The rules of some companies and other organisations require them to hold annual general meetings. Since lockdown began in March, those organisations have grappled with how to comply with these requirements whilst complying with the government’s lockdown rules.
Legislation was finally introduced on 25 June 2020 to bring in temporary changes on how to hold annual general meetings which override the company’s rules. Some of these changes were extended on 29 September 2020. The new provisions seek to allow organisations to facilitate meetings having regard to the safety of their members, shareholders, directors and employees during the COVID-19 pandemic.
The changes apply to incorporated companies, charitable incorporated organisations and community interest companies (organisations) but do not apply to unincorporated charities or associations.
What are the changes to holding annual general meetings?
Notwithstanding anything in the organisation’s constitution, general meetings which were, or are, held between 26 March and 30 December 2020 (Relevant Period):
- need not be held in any particular place;
- may be held by electronic or other means;
- may allow vote to be cast by electronic or other means;
- may be held without any number of participants being together in the same place; and
During the Relevant Period, members and shareholders do not have the right to:
- attend such meetings in person;
- participate in the meeting other than by voting; or
- vote in any particular manner.
If Organisations were required by their constitution to hold a general meeting by a specific date between 26 March and 30 September 2020, they were able to extend such deadline to no later than 30 September. This change was not extended so all AGMs due to be held after 30 September must be held within the time limits specified in the organisation’s articles or rules.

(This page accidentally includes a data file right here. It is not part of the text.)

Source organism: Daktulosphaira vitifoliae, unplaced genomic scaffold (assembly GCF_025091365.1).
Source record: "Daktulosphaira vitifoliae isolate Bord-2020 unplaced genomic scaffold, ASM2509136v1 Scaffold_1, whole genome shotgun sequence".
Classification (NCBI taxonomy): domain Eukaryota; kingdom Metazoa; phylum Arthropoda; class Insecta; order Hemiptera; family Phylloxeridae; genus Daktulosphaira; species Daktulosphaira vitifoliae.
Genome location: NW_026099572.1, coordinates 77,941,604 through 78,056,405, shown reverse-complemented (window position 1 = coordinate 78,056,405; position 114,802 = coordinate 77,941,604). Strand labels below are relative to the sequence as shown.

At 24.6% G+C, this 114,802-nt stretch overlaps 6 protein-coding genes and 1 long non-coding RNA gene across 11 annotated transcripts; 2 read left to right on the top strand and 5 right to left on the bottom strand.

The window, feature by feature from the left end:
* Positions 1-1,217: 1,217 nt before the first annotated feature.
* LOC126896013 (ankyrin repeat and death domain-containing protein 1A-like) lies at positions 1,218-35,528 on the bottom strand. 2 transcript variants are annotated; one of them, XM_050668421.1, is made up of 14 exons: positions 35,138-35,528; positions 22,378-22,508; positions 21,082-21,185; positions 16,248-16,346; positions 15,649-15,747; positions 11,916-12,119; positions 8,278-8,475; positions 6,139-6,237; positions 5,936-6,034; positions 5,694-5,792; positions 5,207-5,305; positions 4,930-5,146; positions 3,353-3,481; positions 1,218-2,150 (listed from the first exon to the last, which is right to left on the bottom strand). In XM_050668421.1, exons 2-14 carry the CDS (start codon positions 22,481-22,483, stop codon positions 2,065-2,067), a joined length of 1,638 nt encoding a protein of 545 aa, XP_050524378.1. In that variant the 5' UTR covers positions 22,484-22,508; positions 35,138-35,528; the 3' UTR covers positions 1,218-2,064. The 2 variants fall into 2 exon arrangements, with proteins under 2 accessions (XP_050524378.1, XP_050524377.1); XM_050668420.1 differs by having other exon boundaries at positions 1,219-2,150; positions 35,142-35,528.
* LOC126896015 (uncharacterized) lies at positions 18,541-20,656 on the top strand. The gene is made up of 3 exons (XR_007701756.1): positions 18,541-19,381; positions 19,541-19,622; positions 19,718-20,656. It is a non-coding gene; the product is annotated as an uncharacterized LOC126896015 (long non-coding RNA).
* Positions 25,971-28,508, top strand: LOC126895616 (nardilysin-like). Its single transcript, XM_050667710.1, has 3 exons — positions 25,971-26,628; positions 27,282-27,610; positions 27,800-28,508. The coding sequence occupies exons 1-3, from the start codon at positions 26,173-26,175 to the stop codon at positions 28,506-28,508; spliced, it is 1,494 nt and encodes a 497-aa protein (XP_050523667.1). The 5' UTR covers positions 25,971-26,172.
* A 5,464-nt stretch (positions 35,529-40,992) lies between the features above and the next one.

The provisions are retrospective so that any Organisation which held their AGM after 26 March 2020 in accordance with the new temporary rules will be deemed to have held the meeting lawfully.
The Secretary of State may extend the Relevant Period past 30 December depending upon conditions at that time.
What to do if you need to hold a General Meeting:
- Your starting point should always be to review your Organisation’s constitution to see whether electronic members meetings are prohibited (we recommend this being the starting point irrespective of the position under the Act);
- You may wish to discuss with your directors, members or trustees alternative means of holding meetings as soon as practically possible and consider whether the meeting will be accessible to all members. Bear in mind that not everyone will be familiar with and/or have access to platforms such as Zoom or Skype; and
- Keep in touch with your fellow trustees/members to decide how any upcoming meetings will proceed (in particular when it comes to voting).
If you have any concerns regarding meetings that were held or you propose to hold, during the Relevant Period, please contact a member of our Corporate team.
This blog was co-written by Clare McCauley (LLP Partner) and Shaun Piesley (Trainee Solicitor).
SIGN UP to receive notification when our dedicated “Coronavirus – Legal advice and guidance” page which contains advice and guidance on matters affecting, businesses, employers, self-employed, employees, construction industry and planning legislation etc. is updated as and when new guidance is published by the government or other regulated bodies.